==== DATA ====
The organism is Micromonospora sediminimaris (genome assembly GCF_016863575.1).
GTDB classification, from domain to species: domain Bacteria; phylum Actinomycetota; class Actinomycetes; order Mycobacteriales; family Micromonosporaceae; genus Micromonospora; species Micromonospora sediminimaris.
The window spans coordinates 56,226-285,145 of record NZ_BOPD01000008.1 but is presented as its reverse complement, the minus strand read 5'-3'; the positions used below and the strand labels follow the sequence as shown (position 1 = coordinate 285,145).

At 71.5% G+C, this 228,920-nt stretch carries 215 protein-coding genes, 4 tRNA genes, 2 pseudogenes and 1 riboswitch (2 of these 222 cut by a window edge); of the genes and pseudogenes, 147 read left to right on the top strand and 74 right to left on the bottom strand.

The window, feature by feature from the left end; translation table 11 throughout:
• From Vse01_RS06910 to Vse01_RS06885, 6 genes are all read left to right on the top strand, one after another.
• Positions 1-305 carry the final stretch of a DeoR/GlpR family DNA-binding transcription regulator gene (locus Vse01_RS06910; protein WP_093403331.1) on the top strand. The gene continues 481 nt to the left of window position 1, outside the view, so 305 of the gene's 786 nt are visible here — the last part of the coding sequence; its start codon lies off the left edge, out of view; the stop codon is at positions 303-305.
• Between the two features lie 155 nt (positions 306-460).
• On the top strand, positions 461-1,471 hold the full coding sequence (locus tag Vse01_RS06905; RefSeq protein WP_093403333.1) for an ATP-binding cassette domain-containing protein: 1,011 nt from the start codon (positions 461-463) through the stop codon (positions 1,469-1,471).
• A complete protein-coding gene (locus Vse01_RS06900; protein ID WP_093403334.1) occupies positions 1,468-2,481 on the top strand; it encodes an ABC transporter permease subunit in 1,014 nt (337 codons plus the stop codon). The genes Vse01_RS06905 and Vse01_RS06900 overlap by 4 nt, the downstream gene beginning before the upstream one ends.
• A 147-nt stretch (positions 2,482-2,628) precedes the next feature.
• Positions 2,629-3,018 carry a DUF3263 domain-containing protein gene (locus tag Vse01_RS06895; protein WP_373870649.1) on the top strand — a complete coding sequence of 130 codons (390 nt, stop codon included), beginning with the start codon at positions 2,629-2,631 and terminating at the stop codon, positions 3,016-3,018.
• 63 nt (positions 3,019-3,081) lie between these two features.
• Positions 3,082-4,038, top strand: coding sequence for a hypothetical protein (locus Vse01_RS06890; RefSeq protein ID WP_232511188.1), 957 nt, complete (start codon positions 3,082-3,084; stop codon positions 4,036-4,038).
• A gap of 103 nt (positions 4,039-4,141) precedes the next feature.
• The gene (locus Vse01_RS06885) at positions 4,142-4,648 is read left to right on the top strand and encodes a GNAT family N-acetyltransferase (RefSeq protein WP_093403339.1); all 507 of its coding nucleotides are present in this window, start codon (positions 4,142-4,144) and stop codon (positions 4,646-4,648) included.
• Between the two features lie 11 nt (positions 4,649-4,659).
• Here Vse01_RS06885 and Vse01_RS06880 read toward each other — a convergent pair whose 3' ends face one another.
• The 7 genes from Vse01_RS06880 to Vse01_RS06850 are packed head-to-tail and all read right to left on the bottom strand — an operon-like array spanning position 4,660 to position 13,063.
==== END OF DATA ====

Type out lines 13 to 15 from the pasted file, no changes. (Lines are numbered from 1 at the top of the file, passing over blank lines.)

• 63 nt (positions 3,019-3,081) lie between these two features.
• Positions 3,082-4,038, top strand: coding sequence for a hypothetical protein (locus Vse01_RS06890; RefSeq protein ID WP_232511188.1), 957 nt, complete (start codon positions 3,082-3,084; stop codon positions 4,036-4,038).
• A gap of 103 nt (positions 4,039-4,141) precedes the next feature.